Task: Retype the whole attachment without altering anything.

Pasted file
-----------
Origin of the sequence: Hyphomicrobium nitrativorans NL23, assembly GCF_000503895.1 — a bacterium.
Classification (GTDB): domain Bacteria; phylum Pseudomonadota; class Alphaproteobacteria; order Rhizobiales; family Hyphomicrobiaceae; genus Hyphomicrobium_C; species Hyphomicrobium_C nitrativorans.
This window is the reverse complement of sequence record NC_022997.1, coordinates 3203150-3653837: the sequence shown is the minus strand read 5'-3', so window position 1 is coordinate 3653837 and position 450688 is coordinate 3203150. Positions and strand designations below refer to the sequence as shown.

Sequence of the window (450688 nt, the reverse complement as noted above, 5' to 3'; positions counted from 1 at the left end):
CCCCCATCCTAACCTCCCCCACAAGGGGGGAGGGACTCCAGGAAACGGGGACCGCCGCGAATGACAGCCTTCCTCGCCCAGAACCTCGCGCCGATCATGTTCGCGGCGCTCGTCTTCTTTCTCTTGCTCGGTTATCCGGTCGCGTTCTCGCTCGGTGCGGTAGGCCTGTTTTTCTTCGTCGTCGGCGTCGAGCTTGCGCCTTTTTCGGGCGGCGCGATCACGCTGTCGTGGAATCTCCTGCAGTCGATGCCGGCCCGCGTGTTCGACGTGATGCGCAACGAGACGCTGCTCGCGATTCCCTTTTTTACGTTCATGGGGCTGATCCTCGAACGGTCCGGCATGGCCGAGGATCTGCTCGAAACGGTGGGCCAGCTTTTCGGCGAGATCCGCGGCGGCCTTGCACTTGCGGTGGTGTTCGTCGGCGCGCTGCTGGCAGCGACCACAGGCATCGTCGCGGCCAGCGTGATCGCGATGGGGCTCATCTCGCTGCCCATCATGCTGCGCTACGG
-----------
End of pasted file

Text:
Origin of the sequence: Hyphomicrobium nitrativorans NL23, assembly GCF_000503895.1 — a bacterium.
Classification (GTDB): domain Bacteria; phylum Pseudomonadota; class Alphaproteobacteria; order Rhizobiales; family Hyphomicrobiaceae; genus Hyphomicrobium_C; species Hyphomicrobium_C nitrativorans.
This window is the reverse complement of sequence record NC_022997.1, coordinates 3203150-3653837: the sequence shown is the minus strand read 5'-3', so window position 1 is coordinate 3653837 and position 450688 is coordinate 3203150. Positions and strand designations below refer to the sequence as shown.

Sequence of the window (450688 nt, the reverse complement as noted above, 5' to 3'; positions counted from 1 at the left end):
CCCCCATCCTAACCTCCCCCACAAGGGGGGAGGGACTCCAGGAAACGGGGACCGCCGCGAATGACAGCCTTCCTCGCCCAGAACCTCGCGCCGATCATGTTCGCGGCGCTCGTCTTCTTTCTCTTGCTCGGTTATCCGGTCGCGTTCTCGCTCGGTGCGGTAGGCCTGTTTTTCTTCGTCGTCGGCGTCGAGCTTGCGCCTTTTTCGGGCGGCGCGATCACGCTGTCGTGGAATCTCCTGCAGTCGATGCCGGCCCGCGTGTTCGACGTGATGCGCAACGAGACGCTGCTCGCGATTCCCTTTTTTACGTTCATGGGGCTGATCCTCGAACGGTCCGGCATGGCCGAGGATCTGCTCGAAACGGTGGGCCAGCTTTTCGGCGAGATCCGCGGCGGCCTTGCACTTGCGGTGGTGTTCGTCGGCGCGCTGCTGGCAGCGACCACAGGCATCGTCGCGGCCAGCGTGATCGCGATGGGGCTCATCTCGCTGCCCATCATGCTGCGCTACGG